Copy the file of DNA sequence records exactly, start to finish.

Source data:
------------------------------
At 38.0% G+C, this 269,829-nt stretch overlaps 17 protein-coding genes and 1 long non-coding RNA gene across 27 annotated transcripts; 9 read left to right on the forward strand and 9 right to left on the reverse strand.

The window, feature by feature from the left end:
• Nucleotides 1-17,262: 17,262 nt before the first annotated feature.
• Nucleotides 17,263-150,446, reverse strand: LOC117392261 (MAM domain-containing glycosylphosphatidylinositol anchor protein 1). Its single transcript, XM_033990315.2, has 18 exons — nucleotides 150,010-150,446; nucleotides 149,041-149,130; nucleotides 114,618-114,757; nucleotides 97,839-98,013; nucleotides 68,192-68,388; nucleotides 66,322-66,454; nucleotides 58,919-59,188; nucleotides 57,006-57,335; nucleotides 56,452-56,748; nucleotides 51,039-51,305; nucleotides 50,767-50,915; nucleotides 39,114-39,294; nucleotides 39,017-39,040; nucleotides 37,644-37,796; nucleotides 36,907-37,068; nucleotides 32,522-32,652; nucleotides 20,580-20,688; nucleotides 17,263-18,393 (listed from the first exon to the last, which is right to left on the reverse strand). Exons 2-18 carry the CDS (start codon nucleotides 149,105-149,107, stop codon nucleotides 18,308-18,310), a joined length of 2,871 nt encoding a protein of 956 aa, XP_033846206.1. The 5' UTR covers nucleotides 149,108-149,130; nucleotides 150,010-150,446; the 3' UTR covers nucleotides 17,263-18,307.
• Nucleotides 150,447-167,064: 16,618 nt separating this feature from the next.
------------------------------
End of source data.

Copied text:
At 38.0% G+C, this 269,829-nt stretch overlaps 17 protein-coding genes and 1 long non-coding RNA gene across 27 annotated transcripts; 9 read left to right on the forward strand and 9 right to left on the reverse strand.

The window, feature by feature from the left end:
• Nucleotides 1-17,262: 17,262 nt before the first annotated feature.
• Nucleotides 17,263-150,446, reverse strand: LOC117392261 (MAM domain-containing glycosylphosphatidylinositol anchor protein 1). Its single transcript, XM_033990315.2, has 18 exons — nucleotides 150,010-150,446; nucleotides 149,041-149,130; nucleotides 114,618-114,757; nucleotides 97,839-98,013; nucleotides 68,192-68,388; nucleotides 66,322-66,454; nucleotides 58,919-59,188; nucleotides 57,006-57,335; nucleotides 56,452-56,748; nucleotides 51,039-51,305; nucleotides 50,767-50,915; nucleotides 39,114-39,294; nucleotides 39,017-39,040; nucleotides 37,644-37,796; nucleotides 36,907-37,068; nucleotides 32,522-32,652; nucleotides 20,580-20,688; nucleotides 17,263-18,393 (listed from the first exon to the last, which is right to left on the reverse strand). Exons 2-18 carry the CDS (start codon nucleotides 149,105-149,107, stop codon nucleotides 18,308-18,310), a joined length of 2,871 nt encoding a protein of 956 aa, XP_033846206.1. The 5' UTR covers nucleotides 149,108-149,130; nucleotides 150,010-150,446; the 3' UTR covers nucleotides 17,263-18,307.
• Nucleotides 150,447-167,064: 16,618 nt separating this feature from the next.